Considering these points, the Canon EOS M50 Mark II edges out the Sony ZV-E10 in features, primarily due to its higher screen resolution. However, the similarities in other features mean that both cameras are still suitable for various photography and videography needs. Users should weigh the importance of screen resolution and other personal preferences when choosing between these two cameras.

Built-in Flash
A built-in flash will often be positioned right above the lens. This will automatically pop up when you activate it.
External Flash
External flashes are often connected through a hot shoe at the top of a camera, or a cable at the side of the camera.
GPS features in a camera will include location metadata to each of your photographs.
Weather Sealing
Weather sealing capabilities will give you more confidence when shooting in unfavourable conditions.
Screen Type
Touch Screen
Touchscreen allows you to change camera settings and access menus with a swipe of your finger, instead of using buttons.
Screen Size
Screen Resolution
Screen dots indicate the resolution of the LCD screen by including each sub pixel.
1,040,000 dots
920,000 dots
Flip Screen
A flip screen (or articulating screen) is a second screen which can flip out from the side or top of the camera. This rotating screen allows you more freedom to take photos at different angles.
Live View
Live View feature allows you to see a continuous live video of what is being seen through your lens.
Bluetooth capabilities allow you wireless control of your camera with other external devices.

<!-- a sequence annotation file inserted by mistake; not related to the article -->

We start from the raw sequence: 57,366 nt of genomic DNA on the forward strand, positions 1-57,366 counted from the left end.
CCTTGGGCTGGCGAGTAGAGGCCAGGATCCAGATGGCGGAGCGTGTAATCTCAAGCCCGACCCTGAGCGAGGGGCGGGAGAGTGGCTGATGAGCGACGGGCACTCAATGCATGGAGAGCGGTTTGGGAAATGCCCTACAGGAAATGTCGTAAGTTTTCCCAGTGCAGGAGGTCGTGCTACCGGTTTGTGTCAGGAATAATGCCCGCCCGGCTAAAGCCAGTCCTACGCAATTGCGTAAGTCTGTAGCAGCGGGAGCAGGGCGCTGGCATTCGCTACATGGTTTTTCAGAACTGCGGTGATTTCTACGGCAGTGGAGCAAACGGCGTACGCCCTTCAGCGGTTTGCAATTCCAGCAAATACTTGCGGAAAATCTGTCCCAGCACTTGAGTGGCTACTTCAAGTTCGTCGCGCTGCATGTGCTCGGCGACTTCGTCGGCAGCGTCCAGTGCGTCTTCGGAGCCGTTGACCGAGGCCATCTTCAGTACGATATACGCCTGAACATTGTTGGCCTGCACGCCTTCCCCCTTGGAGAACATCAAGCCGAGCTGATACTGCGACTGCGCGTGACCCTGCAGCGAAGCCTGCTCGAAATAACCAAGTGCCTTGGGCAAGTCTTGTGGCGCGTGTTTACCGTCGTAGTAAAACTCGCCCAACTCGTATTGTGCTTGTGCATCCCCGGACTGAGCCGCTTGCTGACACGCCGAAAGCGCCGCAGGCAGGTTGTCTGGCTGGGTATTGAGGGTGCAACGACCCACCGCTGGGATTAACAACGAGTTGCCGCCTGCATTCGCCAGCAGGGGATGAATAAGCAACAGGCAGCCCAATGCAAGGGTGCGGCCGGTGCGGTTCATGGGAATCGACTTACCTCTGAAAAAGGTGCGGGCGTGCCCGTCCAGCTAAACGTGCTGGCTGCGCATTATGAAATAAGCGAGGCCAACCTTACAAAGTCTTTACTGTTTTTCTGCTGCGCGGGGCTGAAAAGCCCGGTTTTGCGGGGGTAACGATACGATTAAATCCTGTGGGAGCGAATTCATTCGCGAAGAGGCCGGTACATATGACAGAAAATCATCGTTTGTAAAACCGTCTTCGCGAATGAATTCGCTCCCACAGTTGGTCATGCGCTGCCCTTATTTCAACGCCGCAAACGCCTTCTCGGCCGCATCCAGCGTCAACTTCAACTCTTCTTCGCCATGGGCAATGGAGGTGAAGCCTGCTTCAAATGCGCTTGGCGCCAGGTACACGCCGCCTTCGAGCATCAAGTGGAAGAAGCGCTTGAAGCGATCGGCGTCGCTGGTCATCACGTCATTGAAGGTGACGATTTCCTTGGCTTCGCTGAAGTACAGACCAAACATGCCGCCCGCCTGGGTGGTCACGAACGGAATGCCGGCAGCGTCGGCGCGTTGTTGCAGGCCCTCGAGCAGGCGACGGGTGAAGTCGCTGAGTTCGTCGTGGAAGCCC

Canon EOS M50 Mark II vs Sony ZV-E10 Storage and Battery

The Sony ZV-E10 wins in storage and battery with a score of 24/100, while the Canon EOS M50 Mark II scores 21/100. Both cameras have one memory card slot and do not support USB charging. They accept SD, SDHC, and SDXC memory cards, with the ZV-E10 also compatible with Memory Stick Pro Duo.

The ZV-E10 outperforms the M50 Mark II in battery life, providing 440 shots compared to the M50’s 305 shots. This longer battery life makes the ZV-E10 a more reliable option for extended shooting sessions. The M50 Mark II, however, has no significant advantages in storage and battery over the ZV-E10.

Considering these points, the Sony ZV-E10 proves to be the better choice for storage and battery life, making it more suitable for users who require longer shooting times and additional memory card compatibility.

Storage and Battery
Storage and Battery
Memory Card
SD / SDHC / SDXC (UHS-I compatible)
SD / SDHC / SDXC, Memory Stick Pro Duo
Dual Memory Card Slots
Battery Type
Battery Life
Approximately how long this cameras battery will last measured by how many photographs you will be able to take.
305 shots
440 shots
USB Charging
Sensor scores tested by DXOMARK

Alternatives to the Canon EOS M50 Mark II and Sony ZV-E10

Canon EOS M50 Mark II vs Sony ZV-E10 Comparison image.

Are you still undecided about which camera is right for you? Have a look at these popular comparisons that feature the Canon EOS M50 Mark II or the Sony ZV-E10:

User Scores
B&H photo video
Spotted a mistake with these camera specs? Please let us know so we can update it!